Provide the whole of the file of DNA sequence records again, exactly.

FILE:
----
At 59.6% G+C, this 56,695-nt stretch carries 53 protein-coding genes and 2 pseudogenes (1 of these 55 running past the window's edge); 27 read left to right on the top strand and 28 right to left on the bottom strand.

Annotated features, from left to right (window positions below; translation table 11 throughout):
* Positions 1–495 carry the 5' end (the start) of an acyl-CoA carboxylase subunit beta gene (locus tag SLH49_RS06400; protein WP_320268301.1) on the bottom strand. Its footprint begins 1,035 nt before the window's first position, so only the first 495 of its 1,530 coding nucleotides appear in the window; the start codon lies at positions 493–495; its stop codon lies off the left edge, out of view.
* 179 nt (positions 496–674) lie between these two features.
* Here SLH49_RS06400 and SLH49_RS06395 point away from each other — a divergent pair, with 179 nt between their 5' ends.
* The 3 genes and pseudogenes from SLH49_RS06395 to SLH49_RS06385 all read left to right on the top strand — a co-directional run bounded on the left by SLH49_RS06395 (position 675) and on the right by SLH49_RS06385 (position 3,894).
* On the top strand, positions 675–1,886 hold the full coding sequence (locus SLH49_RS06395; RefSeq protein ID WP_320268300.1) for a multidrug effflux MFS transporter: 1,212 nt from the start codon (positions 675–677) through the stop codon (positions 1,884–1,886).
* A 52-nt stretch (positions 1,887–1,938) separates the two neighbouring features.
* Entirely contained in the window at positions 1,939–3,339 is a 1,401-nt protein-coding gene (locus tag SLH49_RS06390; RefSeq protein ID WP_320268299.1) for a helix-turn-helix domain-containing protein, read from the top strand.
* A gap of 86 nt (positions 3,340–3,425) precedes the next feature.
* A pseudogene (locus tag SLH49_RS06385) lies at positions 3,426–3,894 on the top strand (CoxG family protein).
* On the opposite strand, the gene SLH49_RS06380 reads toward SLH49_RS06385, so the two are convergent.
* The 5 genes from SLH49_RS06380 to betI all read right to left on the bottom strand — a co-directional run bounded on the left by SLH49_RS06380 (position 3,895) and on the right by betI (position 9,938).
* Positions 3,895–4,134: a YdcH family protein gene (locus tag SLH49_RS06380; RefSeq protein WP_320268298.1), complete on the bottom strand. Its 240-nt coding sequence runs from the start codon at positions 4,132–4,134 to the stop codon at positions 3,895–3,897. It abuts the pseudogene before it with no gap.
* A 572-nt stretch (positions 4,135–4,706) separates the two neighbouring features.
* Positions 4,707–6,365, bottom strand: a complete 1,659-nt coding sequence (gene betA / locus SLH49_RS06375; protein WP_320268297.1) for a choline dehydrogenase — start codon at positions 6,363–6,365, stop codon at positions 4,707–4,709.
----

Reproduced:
At 59.6% G+C, this 56,695-nt stretch carries 53 protein-coding genes and 2 pseudogenes (1 of these 55 running past the window's edge); 27 read left to right on the top strand and 28 right to left on the bottom strand.

Annotated features, from left to right (window positions below; translation table 11 throughout):
* Positions 1–495 carry the 5' end (the start) of an acyl-CoA carboxylase subunit beta gene (locus tag SLH49_RS06400; protein WP_320268301.1) on the bottom strand. Its footprint begins 1,035 nt before the window's first position, so only the first 495 of its 1,530 coding nucleotides appear in the window; the start codon lies at positions 493–495; its stop codon lies off the left edge, out of view.
* 179 nt (positions 496–674) lie between these two features.
* Here SLH49_RS06400 and SLH49_RS06395 point away from each other — a divergent pair, with 179 nt between their 5' ends.
* The 3 genes and pseudogenes from SLH49_RS06395 to SLH49_RS06385 all read left to right on the top strand — a co-directional run bounded on the left by SLH49_RS06395 (position 675) and on the right by SLH49_RS06385 (position 3,894).
* On the top strand, positions 675–1,886 hold the full coding sequence (locus SLH49_RS06395; RefSeq protein ID WP_320268300.1) for a multidrug effflux MFS transporter: 1,212 nt from the start codon (positions 675–677) through the stop codon (positions 1,884–1,886).
* A 52-nt stretch (positions 1,887–1,938) separates the two neighbouring features.
* Entirely contained in the window at positions 1,939–3,339 is a 1,401-nt protein-coding gene (locus tag SLH49_RS06390; RefSeq protein ID WP_320268299.1) for a helix-turn-helix domain-containing protein, read from the top strand.
* A gap of 86 nt (positions 3,340–3,425) precedes the next feature.
* A pseudogene (locus tag SLH49_RS06385) lies at positions 3,426–3,894 on the top strand (CoxG family protein).
* On the opposite strand, the gene SLH49_RS06380 reads toward SLH49_RS06385, so the two are convergent.
* The 5 genes from SLH49_RS06380 to betI all read right to left on the bottom strand — a co-directional run bounded on the left by SLH49_RS06380 (position 3,895) and on the right by betI (position 9,938).
* Positions 3,895–4,134: a YdcH family protein gene (locus tag SLH49_RS06380; RefSeq protein WP_320268298.1), complete on the bottom strand. Its 240-nt coding sequence runs from the start codon at positions 4,132–4,134 to the stop codon at positions 3,895–3,897. It abuts the pseudogene before it with no gap.
* A 572-nt stretch (positions 4,135–4,706) separates the two neighbouring features.
* Positions 4,707–6,365, bottom strand: a complete 1,659-nt coding sequence (gene betA / locus SLH49_RS06375; protein WP_320268297.1) for a choline dehydrogenase — start codon at positions 6,363–6,365, stop codon at positions 4,707–4,709.